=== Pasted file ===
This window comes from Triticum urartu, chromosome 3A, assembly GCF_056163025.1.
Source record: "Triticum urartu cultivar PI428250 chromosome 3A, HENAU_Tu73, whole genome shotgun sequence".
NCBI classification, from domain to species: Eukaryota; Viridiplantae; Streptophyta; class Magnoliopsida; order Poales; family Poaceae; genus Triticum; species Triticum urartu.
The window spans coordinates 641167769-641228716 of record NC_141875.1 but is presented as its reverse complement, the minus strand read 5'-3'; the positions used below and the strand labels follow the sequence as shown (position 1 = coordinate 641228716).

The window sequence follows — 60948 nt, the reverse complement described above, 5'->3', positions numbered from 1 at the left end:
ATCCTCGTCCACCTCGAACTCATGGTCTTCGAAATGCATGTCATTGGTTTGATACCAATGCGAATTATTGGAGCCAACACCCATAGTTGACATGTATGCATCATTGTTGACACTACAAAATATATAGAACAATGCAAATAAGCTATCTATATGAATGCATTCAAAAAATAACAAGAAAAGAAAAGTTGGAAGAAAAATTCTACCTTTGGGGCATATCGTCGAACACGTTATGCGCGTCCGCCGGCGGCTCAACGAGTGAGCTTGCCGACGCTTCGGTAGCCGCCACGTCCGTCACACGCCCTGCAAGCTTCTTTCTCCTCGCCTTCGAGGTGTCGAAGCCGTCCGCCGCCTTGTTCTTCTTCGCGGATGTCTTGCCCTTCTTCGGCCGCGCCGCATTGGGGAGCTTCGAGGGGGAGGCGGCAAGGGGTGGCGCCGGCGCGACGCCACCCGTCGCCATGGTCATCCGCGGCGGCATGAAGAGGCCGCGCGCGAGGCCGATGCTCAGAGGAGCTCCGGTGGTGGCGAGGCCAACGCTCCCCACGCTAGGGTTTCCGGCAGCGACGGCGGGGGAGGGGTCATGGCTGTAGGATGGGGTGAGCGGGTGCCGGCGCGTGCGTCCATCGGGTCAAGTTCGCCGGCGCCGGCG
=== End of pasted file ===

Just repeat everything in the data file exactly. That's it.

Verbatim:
This window comes from Triticum urartu, chromosome 3A, assembly GCF_056163025.1.
Source record: "Triticum urartu cultivar PI428250 chromosome 3A, HENAU_Tu73, whole genome shotgun sequence".
NCBI classification, from domain to species: Eukaryota; Viridiplantae; Streptophyta; class Magnoliopsida; order Poales; family Poaceae; genus Triticum; species Triticum urartu.
The window spans coordinates 641167769-641228716 of record NC_141875.1 but is presented as its reverse complement, the minus strand read 5'-3'; the positions used below and the strand labels follow the sequence as shown (position 1 = coordinate 641228716).

The window sequence follows — 60948 nt, the reverse complement described above, 5'->3', positions numbered from 1 at the left end:
ATCCTCGTCCACCTCGAACTCATGGTCTTCGAAATGCATGTCATTGGTTTGATACCAATGCGAATTATTGGAGCCAACACCCATAGTTGACATGTATGCATCATTGTTGACACTACAAAATATATAGAACAATGCAAATAAGCTATCTATATGAATGCATTCAAAAAATAACAAGAAAAGAAAAGTTGGAAGAAAAATTCTACCTTTGGGGCATATCGTCGAACACGTTATGCGCGTCCGCCGGCGGCTCAACGAGTGAGCTTGCCGACGCTTCGGTAGCCGCCACGTCCGTCACACGCCCTGCAAGCTTCTTTCTCCTCGCCTTCGAGGTGTCGAAGCCGTCCGCCGCCTTGTTCTTCTTCGCGGATGTCTTGCCCTTCTTCGGCCGCGCCGCATTGGGGAGCTTCGAGGGGGAGGCGGCAAGGGGTGGCGCCGGCGCGACGCCACCCGTCGCCATGGTCATCCGCGGCGGCATGAAGAGGCCGCGCGCGAGGCCGATGCTCAGAGGAGCTCCGGTGGTGGCGAGGCCAACGCTCCCCACGCTAGGGTTTCCGGCAGCGACGGCGGGGGAGGGGTCATGGCTGTAGGATGGGGTGAGCGGGTGCCGGCGCGTGCGTCCATCGGGTCAAGTTCGCCGGCGCCGGCG